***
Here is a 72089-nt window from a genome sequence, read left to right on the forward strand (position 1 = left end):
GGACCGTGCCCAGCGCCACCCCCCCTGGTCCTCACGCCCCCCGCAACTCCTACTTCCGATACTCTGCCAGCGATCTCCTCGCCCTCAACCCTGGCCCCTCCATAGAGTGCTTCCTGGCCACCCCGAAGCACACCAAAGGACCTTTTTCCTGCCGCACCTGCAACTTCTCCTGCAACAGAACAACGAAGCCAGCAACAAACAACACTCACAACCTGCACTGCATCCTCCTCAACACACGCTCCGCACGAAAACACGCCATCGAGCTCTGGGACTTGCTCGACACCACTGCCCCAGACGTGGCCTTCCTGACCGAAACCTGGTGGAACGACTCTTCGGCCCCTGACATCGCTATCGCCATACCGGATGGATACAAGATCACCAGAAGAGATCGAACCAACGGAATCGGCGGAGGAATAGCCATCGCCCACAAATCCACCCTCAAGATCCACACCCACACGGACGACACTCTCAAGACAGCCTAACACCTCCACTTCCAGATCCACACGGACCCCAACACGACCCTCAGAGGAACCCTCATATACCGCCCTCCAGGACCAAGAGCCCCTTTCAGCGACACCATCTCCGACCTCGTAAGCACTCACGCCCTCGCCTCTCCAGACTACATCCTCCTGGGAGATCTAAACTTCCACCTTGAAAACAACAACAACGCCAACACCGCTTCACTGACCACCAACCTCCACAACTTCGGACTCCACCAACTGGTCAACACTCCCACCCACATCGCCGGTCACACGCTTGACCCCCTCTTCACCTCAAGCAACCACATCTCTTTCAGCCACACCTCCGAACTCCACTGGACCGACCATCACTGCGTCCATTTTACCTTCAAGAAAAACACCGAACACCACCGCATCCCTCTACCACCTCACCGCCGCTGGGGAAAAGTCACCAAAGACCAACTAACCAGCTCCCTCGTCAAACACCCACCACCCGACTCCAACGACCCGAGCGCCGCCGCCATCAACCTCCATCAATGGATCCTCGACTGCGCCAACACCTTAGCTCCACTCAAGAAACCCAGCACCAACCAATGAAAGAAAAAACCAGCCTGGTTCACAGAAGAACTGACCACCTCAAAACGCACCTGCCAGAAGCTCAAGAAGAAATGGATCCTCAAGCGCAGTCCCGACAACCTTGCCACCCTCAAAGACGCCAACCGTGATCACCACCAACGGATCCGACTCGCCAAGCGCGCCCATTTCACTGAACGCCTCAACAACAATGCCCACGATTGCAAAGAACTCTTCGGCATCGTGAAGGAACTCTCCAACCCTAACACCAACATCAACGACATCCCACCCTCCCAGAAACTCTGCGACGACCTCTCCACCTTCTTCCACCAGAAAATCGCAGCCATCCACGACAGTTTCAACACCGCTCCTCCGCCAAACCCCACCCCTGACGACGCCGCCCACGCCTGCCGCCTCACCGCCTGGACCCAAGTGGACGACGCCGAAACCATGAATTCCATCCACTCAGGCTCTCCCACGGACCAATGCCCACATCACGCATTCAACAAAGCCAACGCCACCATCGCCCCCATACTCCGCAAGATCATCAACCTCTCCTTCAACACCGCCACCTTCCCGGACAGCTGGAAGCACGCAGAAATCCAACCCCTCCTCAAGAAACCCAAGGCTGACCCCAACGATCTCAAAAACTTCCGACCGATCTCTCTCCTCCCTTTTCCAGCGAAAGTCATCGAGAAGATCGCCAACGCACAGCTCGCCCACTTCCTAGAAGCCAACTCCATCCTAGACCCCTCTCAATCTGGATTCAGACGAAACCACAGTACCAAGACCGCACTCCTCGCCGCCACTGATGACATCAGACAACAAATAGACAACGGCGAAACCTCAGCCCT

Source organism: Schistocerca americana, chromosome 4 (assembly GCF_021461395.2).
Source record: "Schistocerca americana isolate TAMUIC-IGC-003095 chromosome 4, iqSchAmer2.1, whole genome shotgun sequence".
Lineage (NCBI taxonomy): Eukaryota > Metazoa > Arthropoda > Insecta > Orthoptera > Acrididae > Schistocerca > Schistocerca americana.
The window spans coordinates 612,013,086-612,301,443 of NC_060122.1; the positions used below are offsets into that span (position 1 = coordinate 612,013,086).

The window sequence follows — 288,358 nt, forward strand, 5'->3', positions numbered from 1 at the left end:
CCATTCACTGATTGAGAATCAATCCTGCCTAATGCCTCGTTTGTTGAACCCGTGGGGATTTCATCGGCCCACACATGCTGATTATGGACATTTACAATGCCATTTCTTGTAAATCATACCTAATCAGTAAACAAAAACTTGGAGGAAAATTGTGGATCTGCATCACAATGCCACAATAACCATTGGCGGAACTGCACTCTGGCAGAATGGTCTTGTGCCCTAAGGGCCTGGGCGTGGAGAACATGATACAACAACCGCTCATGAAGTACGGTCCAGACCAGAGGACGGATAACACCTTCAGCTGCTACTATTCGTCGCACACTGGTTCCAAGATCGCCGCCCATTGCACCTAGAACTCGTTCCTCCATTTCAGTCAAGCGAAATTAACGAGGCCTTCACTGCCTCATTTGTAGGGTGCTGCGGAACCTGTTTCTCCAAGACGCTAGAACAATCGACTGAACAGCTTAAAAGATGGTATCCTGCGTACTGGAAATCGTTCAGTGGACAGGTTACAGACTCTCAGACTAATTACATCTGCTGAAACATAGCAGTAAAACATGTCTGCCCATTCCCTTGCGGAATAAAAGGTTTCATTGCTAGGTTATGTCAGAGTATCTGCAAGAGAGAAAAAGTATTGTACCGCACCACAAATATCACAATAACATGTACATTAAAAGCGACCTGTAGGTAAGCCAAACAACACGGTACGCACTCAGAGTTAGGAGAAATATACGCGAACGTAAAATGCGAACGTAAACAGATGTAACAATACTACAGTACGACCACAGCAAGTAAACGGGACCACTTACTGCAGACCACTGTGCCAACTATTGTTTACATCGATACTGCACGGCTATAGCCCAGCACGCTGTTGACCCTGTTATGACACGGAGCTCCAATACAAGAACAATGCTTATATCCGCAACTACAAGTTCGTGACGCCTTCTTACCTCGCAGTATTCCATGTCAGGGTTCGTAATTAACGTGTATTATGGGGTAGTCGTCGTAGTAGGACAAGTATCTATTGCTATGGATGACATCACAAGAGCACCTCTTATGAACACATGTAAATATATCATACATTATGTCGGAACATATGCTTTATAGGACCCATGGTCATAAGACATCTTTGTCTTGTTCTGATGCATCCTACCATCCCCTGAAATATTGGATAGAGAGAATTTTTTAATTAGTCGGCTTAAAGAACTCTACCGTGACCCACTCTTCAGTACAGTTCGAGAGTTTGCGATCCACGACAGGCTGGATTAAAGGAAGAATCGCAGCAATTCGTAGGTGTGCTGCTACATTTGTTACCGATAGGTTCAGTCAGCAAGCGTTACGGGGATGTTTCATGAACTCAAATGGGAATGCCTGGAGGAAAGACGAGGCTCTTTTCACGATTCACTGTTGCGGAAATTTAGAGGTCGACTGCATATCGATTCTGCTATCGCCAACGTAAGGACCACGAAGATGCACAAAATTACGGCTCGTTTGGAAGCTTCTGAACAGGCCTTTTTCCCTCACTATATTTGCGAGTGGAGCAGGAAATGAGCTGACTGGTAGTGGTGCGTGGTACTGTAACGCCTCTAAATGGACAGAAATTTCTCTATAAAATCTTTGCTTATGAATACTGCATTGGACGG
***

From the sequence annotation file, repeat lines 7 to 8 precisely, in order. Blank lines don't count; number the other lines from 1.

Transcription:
The window sequence follows — 288,358 nt, forward strand, 5'->3', positions numbered from 1 at the left end:
CCATTCACTGATTGAGAATCAATCCTGCCTAATGCCTCGTTTGTTGAACCCGTGGGGATTTCATCGGCCCACACATGCTGATTATGGACATTTACAATGCCATTTCTTGTAAATCATACCTAATCAGTAAACAAAAACTTGGAGGAAAATTGTGGATCTGCATCACAATGCCACAATAACCATTGGCGGAACTGCACTCTGGCAGAATGGTCTTGTGCCCTAAGGGCCTGGGCGTGGAGAACATGATACAACAACCGCTCATGAAGTACGGTCCAGACCAGAGGACGGATAACACCTTCAGCTGCTACTATTCGTCGCACACTGGTTCCAAGATCGCCGCCCATTGCACCTAGAACTCGTTCCTCCATTTCAGTCAAGCGAAATTAACGAGGCCTTCACTGCCTCATTTGTAGGGTGCTGCGGAACCTGTTTCTCCAAGACGCTAGAACAATCGACTGAACAGCTTAAAAGATGGTATCCTGCGTACTGGAAATCGTTCAGTGGACAGGTTACAGACTCTCAGACTAATTACATCTGCTGAAACATAGCAGTAAAACATGTCTGCCCATTCCCTTGCGGAATAAAAGGTTTCATTGCTAGGTTATGTCAGAGTATCTGCAAGAGAGAAAAAGTATTGTACCGCACCACAAATATCACAATAACATGTACATTAAAAGCGACCTGTAGGTAAGCCAAACAACACGGTACGCACTCAGAGTTAGGAGAAATATACGCGAACGTAAAATGCGAACGTAAACAGATGTAACAATACTACAGTACGACCACAGCAAGTAAACGGGACCACTTACTGCAGACCACTGTGCCAACTATTGTTTACATCGATACTGCACGGCTATAGCCCAGCACGCTGTTGACCCTGTTATGACACGGAGCTCCAATACAAGAACAATGCTTATATCCGCAACTACAAGTTCGTGACGCCTTCTTACCTCGCAGTATTCCATGTCAGGGTTCGTAATTAACGTGTATTATGGGGTAGTCGTCGTAGTAGGACAAGTATCTATTGCTATGGATGACATCACAAGAGCACCTCTTATGAACACATGTAAATATATCATACATTATGTCGGAACATATGCTTTATAGGACCCATGGTCATAAGACATCTTTGTCTTGTTCTGATGCATCCTACCATCCCCTGAAATATTGGATAGAGAGAATTTTTTAATTAGTCGGCTTAAAGAACTCTACCGTGACCCACTCTTCAGTACAGTTCGAGAGTTTGCGATCCACGACAGGCTGGATTAAAGGAAGAATCGCAGCAATTCGTAGGTGTGCTGCTACATTTGTTACCGATAGGTTCAGTCAGCAAGCGTTACGGGGATGTTTCATGAACTCAAATGGGAATGCCTGGAGGAAAGACGAGGCTCTTTTCACGATTCACTGTTGCGGAAATTTAGAGGTCGACTGCATATCGATTCTGCTATCGCCAACGTAAGGACCACGAAGATGCACAAAATTACGGCTCGTTTGGAAGCTTCTGAACAGGCCTTTTTCCCTCACTATATTTGCGAGTGGAGCAGGAAATGAGCTGACTGGTAGTGGTGCGTGGTACTGTAACGCCTCTAAATGGACAGAAATTTCTCTATAAAATCTTTGCTTATGAATACTGCATTGGACGG